Even though snakes have noses, they smell odors of their prey, mate or surroundings with the help of their tongue and vomeronasal organ. Each time a snake flicks its tongue in air, it collects odor particles. Then, when the tongue is brought back, the particles are transferred to the vomeronasal organ. This organ detects the odors and sends signals to the brain, helping the snake smell.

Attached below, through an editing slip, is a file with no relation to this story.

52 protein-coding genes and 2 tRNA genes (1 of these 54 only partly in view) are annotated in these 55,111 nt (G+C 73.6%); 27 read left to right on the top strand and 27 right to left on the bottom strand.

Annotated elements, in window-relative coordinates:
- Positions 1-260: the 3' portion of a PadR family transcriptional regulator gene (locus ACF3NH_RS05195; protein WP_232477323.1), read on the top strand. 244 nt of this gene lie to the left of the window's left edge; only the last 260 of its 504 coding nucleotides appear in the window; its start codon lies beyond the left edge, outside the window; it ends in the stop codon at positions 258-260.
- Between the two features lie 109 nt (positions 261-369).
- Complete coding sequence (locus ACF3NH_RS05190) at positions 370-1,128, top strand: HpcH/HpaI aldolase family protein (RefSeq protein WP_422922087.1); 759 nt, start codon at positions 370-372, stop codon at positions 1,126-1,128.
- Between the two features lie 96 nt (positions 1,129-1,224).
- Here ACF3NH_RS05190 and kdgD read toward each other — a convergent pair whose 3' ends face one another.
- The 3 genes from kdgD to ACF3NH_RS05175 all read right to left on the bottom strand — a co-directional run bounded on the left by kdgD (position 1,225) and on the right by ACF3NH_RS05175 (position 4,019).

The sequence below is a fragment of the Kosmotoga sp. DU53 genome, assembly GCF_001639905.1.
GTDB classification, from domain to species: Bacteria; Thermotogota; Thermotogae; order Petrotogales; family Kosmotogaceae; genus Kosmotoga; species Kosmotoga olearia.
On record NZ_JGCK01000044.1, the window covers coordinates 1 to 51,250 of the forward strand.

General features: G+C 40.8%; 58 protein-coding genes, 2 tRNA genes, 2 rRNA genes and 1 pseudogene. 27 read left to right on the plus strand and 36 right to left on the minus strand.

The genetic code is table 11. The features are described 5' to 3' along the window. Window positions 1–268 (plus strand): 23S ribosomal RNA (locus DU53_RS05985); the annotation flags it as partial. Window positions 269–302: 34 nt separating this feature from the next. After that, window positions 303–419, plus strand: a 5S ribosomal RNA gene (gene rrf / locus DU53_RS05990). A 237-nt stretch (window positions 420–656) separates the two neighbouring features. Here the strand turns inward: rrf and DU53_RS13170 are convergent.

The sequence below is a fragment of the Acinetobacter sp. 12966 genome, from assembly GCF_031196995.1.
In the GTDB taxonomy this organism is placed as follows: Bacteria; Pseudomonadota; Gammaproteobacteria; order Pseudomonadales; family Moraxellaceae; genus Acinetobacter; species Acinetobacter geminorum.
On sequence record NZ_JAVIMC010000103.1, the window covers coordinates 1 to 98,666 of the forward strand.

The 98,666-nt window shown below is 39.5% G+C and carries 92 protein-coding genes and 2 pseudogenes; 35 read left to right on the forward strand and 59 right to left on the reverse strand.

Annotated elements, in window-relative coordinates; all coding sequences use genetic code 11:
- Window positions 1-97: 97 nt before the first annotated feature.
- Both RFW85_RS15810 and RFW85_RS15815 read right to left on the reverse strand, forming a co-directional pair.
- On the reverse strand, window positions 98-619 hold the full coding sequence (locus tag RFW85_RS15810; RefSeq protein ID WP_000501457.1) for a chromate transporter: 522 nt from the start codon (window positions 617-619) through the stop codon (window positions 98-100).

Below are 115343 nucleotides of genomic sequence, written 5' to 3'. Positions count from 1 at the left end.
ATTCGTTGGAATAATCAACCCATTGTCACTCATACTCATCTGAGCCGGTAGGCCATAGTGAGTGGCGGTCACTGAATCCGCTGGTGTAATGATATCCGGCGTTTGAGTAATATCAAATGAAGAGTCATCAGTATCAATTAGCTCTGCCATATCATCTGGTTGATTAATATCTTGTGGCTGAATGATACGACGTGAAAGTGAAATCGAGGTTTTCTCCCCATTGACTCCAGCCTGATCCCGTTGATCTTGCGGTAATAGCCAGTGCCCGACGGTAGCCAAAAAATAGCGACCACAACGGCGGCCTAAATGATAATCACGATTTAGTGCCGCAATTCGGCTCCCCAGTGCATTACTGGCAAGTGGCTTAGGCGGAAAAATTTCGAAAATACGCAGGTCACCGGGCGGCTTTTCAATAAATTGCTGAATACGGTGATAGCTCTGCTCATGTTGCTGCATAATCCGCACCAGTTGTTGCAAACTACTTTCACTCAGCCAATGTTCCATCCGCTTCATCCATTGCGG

Now, we know that when we see with our two separate eyes, our brain combines the two different perspectives and makes a detailed image of our surrounding. Similarly, because the tongue of a snake is forked, it collects odor particles from two different locations, helping the snake understand in which direction the odor is coming from and thus, making it easier to locate the prey.
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